8

I saw both verbs here and there, and both seems to mean "to finish" (according to Google translate).

What are the differences between them?

8

끝나다 is an intransitive verb meaning that something has ended 'of its own accord' - e.g. 영화가 끝났다 - the film has finished.

끝내다 is a transitive verb meaning someone has finished something - e.g. 그 일을 끝냈다 - (someone) finished that job.

This is a somewhat general pattern when using -나다 and -내다: -나다 is used when something happens on its own, or we aren't talking about the cause; -내다 is used when something is made to happen.

2
  • To make sure I understood: 일이 끝나요 - The work is finished. 일을 끝내요 - Someone [probably me, or someone I am speaking about, depending on the context] finished the work. – Taladris Jul 7 '16 at 8:52
  • @Taladris that's about right - your examples don't use '았' to show the past tense, but that might be implied. While 여섯 시에 일이 끝나요 would literally mean "work finishes at 6 o'clock", if you are talking about your work it might still be translated as I finish work at 6 as that's more natural English. – topo Reinstate Monica Jul 8 '16 at 7:02
1

Maybe this rule can be helpful: (1) 이/가 + 끝났다, (2) 을/를 + 끝냈다.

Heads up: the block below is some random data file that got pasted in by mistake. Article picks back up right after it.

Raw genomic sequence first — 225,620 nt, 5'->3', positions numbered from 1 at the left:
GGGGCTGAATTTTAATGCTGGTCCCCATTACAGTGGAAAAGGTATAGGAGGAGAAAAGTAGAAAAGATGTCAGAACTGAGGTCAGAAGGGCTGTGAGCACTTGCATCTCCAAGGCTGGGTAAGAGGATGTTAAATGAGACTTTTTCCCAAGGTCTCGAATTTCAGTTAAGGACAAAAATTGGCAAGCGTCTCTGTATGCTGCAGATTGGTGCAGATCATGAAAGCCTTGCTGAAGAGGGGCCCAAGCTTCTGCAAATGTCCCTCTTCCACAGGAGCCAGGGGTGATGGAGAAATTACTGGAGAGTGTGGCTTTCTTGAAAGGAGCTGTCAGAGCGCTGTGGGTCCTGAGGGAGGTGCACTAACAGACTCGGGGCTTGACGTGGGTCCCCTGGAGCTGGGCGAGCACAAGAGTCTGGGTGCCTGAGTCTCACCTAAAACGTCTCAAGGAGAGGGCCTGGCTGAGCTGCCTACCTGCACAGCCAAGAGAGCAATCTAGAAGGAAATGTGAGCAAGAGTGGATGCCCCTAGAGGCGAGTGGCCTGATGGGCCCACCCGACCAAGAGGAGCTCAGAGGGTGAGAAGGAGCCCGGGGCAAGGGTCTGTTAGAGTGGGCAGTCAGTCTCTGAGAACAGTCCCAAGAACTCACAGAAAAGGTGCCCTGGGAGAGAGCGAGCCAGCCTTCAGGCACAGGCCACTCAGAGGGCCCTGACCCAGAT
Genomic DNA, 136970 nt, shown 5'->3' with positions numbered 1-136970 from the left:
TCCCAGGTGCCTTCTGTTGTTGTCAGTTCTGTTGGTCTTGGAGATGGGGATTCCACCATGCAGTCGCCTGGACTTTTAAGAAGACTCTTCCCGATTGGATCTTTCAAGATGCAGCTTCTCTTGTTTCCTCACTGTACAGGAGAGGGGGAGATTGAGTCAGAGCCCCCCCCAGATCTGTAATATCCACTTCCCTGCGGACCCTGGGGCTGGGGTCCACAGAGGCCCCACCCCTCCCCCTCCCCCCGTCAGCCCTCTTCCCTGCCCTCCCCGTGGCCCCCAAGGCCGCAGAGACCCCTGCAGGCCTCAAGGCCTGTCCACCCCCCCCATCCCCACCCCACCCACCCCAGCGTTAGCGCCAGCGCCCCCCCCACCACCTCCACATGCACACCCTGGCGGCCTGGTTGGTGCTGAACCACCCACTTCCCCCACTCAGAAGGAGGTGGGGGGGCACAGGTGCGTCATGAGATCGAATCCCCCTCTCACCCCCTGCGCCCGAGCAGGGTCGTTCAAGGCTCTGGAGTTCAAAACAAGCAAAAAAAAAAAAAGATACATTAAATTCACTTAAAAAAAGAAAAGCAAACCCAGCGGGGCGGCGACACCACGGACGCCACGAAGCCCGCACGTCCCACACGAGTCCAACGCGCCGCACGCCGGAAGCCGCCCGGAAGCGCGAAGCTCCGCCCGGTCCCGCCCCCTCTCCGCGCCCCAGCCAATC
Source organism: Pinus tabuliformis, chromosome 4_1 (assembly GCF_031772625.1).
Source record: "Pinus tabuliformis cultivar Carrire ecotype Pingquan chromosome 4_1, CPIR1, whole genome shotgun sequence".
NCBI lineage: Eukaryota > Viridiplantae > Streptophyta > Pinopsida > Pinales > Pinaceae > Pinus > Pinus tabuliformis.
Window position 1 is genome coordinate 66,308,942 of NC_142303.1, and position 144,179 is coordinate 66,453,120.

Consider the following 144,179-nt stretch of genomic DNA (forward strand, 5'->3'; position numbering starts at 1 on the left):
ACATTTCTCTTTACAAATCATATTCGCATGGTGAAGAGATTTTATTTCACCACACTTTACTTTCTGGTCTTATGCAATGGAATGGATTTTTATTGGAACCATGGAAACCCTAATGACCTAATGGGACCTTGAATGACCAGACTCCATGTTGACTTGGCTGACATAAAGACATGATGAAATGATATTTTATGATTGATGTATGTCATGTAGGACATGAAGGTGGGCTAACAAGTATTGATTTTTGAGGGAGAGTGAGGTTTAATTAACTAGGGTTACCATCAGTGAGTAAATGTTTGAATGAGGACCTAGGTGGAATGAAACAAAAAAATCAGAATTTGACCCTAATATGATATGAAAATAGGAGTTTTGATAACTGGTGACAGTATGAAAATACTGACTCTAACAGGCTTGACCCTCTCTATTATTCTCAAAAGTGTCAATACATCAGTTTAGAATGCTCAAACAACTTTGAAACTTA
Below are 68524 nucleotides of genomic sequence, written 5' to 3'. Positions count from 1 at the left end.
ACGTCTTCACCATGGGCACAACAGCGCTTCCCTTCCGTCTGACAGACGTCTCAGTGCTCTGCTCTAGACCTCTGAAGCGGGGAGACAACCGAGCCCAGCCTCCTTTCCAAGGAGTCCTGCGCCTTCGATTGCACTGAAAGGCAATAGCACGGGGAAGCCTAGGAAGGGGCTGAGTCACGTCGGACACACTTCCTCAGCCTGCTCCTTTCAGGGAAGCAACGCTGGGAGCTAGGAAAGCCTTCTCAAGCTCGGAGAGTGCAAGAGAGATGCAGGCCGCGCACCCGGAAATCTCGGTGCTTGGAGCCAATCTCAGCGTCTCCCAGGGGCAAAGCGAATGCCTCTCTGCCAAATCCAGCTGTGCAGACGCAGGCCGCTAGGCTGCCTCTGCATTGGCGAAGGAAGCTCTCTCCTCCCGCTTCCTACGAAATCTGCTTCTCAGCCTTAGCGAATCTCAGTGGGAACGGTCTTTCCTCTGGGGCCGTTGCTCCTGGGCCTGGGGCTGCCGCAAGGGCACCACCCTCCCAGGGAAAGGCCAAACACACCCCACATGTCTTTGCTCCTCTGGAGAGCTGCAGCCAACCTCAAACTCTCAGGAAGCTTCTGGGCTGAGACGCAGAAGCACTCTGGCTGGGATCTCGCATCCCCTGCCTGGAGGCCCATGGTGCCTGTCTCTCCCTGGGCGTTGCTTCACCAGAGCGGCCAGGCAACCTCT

Add: 내가 끝냈다 is a correct sentence, because actually the sentence has an implied, invisible object. For example, 내가 (공사를) 끝냈다.

4
  • Please elaborate on how the rule works with more usage examples. We don't encourage one-liner answers. – user7 Jul 8 '16 at 5:12
  • This is a good additional point - you could link it to the way that a sentence with '이/가' but no 을/를 is likely to contain an intransitive verb, while a sentence with 을/를 would have a transitive verb. However I think you can still say '내가 끝냈다', meaning I finished (it), with an implied object. – topo Reinstate Monica Jul 8 '16 at 6:27
  • 1
    @topomorto Thanks for your comment. I will add the information about implied objects. – JSong Jul 8 '16 at 6:29
  • Do let me know when you edit your answer with more details. – user7 Jul 8 '16 at 7:31

Your Answer

By clicking “Post Your Answer”, you agree to our terms of service, privacy policy and cookie policy

Not the answer you're looking for? Browse other questions tagged or ask your own question.